Archive for May 2011
The G8 heads of state ignored pleas from Google’s Eric Schmidt and Facebook’s Mark Zuckerberg to delay “premature” lock-down of the internet.
Instead, they preferred to support host French president Nicholas Sarkozy’s controversial view of how to tackle online piracy. But they hinted they may change their minds, given fresh evidence.
In a statement on the internet issued at Deauville, the G8 leaders said the sometimes heated E>G8, where both Schmidt and Zuckerman spoke, was a “free and fruitful debate” and “a contribution for all relevant fora on current and future challenges”.
Nevertheless, they were “renewing” their commitment to ensure effective action against “violations of intellectual property rights in the digital arena, including action that addresses present and future infringements”.
They said, “We recognise that the effective implementation of intellectual property rules requires suitable international cooperation of relevant stakeholders, including with the private sector.”
They committed themselves to find ways to increase access and openness to knowledge, education and culture. This included encouraging continued innovation in legal online trade in goods and content, that were “respectful of our intellectual property rights”.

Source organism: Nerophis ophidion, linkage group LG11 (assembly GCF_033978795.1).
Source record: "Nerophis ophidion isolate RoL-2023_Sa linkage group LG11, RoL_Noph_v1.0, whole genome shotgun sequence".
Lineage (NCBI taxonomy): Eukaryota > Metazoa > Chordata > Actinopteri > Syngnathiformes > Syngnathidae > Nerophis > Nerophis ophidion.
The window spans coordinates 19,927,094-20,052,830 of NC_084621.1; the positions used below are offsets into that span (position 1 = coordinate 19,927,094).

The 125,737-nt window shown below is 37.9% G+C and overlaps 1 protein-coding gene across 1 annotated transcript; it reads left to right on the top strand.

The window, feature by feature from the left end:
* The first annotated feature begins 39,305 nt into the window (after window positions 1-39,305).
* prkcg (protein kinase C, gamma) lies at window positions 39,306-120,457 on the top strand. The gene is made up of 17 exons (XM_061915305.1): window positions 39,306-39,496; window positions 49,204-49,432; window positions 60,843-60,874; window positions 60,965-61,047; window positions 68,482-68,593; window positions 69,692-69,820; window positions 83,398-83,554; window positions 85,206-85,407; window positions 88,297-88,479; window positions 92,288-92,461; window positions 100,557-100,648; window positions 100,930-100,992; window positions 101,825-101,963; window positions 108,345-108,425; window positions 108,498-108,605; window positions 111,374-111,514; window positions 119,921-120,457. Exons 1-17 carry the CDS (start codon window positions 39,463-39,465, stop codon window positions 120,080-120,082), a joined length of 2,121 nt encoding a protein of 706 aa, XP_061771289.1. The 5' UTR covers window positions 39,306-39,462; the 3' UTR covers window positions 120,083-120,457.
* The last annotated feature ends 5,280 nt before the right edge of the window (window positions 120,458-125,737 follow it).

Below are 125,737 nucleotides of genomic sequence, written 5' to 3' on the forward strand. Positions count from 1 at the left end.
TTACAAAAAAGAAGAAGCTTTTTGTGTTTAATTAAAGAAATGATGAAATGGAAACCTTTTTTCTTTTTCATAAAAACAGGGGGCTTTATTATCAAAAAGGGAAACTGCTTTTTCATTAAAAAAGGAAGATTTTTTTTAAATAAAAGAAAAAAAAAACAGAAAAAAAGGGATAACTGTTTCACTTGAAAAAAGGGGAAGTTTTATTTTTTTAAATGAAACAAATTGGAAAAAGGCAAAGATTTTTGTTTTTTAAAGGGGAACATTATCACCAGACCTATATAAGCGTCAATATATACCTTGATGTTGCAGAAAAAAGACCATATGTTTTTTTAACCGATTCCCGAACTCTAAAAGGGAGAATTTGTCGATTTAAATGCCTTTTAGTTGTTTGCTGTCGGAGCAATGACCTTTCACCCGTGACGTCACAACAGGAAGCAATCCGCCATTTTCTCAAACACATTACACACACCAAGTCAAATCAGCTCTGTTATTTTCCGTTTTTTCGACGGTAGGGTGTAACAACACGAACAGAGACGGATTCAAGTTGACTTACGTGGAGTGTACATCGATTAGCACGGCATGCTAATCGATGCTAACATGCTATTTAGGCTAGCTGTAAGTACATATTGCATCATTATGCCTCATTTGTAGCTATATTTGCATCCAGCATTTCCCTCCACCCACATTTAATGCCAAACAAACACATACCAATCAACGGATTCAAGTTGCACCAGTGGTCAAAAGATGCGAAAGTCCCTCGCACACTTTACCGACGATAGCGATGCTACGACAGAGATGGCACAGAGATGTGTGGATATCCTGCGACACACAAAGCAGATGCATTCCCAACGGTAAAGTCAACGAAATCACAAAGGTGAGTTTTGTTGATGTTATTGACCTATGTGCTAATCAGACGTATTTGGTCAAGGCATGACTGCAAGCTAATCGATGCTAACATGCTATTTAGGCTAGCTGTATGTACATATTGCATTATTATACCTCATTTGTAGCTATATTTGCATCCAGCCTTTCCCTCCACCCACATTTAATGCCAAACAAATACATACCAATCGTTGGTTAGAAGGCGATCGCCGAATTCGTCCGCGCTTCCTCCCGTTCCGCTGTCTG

This was a victory for copyright intensive businesses such as Rupert Murdoch’s News Corp and Fox Studios, as well as France’s Vivendi and even Orange, the French mobile network operator. At the E>G8 Murdoch himself as well as representatives of the above firms, and others, argued for tougher penalties for content thieves and vigorous policing of the internet by internet service providers (ISPs).
On the related matter of users’ privacy, the leaders said individuals were ultimately responsible for what they put online. They agreed it was important to protect personal data and individual privacy to earn users’ trust. While ISPs, regulators and governments had a role, users needed to be “better aware of their responsibility” when placing personal data on the internet, they said.
Turning to cybersecurity, the G8 called for coordination between governments, regional and international organisations, the private sector, civil society and the G8’s own work in the Roma-Lyon group, to fight cyberterrorists and cybercriminals.